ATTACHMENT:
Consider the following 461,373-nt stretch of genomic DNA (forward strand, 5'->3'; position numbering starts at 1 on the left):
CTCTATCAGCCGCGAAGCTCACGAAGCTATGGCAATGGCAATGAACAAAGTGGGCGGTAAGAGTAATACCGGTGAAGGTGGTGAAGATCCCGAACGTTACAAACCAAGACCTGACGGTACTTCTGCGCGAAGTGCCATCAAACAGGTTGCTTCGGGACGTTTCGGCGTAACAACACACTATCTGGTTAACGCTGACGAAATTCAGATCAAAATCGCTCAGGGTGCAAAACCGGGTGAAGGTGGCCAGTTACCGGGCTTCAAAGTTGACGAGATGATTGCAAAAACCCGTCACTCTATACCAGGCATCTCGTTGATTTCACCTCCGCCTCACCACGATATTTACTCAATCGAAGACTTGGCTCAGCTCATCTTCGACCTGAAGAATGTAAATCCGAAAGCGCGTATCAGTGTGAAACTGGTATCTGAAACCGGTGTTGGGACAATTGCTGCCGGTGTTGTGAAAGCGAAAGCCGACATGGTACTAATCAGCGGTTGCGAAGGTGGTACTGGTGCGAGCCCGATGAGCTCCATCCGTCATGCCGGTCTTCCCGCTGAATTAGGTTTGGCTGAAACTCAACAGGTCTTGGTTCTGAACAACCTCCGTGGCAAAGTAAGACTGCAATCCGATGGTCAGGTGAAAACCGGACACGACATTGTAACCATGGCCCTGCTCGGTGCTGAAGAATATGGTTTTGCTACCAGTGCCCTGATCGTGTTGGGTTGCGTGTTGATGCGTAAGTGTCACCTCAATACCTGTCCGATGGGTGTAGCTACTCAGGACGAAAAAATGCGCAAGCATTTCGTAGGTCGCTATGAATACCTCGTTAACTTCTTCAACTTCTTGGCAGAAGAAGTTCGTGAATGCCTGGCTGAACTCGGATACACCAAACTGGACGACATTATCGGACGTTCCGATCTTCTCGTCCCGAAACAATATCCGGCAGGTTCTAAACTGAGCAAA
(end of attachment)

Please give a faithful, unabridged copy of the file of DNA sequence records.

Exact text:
Consider the following 461,373-nt stretch of genomic DNA (forward strand, 5'->3'; position numbering starts at 1 on the left):
CTCTATCAGCCGCGAAGCTCACGAAGCTATGGCAATGGCAATGAACAAAGTGGGCGGTAAGAGTAATACCGGTGAAGGTGGTGAAGATCCCGAACGTTACAAACCAAGACCTGACGGTACTTCTGCGCGAAGTGCCATCAAACAGGTTGCTTCGGGACGTTTCGGCGTAACAACACACTATCTGGTTAACGCTGACGAAATTCAGATCAAAATCGCTCAGGGTGCAAAACCGGGTGAAGGTGGCCAGTTACCGGGCTTCAAAGTTGACGAGATGATTGCAAAAACCCGTCACTCTATACCAGGCATCTCGTTGATTTCACCTCCGCCTCACCACGATATTTACTCAATCGAAGACTTGGCTCAGCTCATCTTCGACCTGAAGAATGTAAATCCGAAAGCGCGTATCAGTGTGAAACTGGTATCTGAAACCGGTGTTGGGACAATTGCTGCCGGTGTTGTGAAAGCGAAAGCCGACATGGTACTAATCAGCGGTTGCGAAGGTGGTACTGGTGCGAGCCCGATGAGCTCCATCCGTCATGCCGGTCTTCCCGCTGAATTAGGTTTGGCTGAAACTCAACAGGTCTTGGTTCTGAACAACCTCCGTGGCAAAGTAAGACTGCAATCCGATGGTCAGGTGAAAACCGGACACGACATTGTAACCATGGCCCTGCTCGGTGCTGAAGAATATGGTTTTGCTACCAGTGCCCTGATCGTGTTGGGTTGCGTGTTGATGCGTAAGTGTCACCTCAATACCTGTCCGATGGGTGTAGCTACTCAGGACGAAAAAATGCGCAAGCATTTCGTAGGTCGCTATGAATACCTCGTTAACTTCTTCAACTTCTTGGCAGAAGAAGTTCGTGAATGCCTGGCTGAACTCGGATACACCAAACTGGACGACATTATCGGACGTTCCGATCTTCTCGTCCCGAAACAATATCCGGCAGGTTCTAAACTGAGCAAA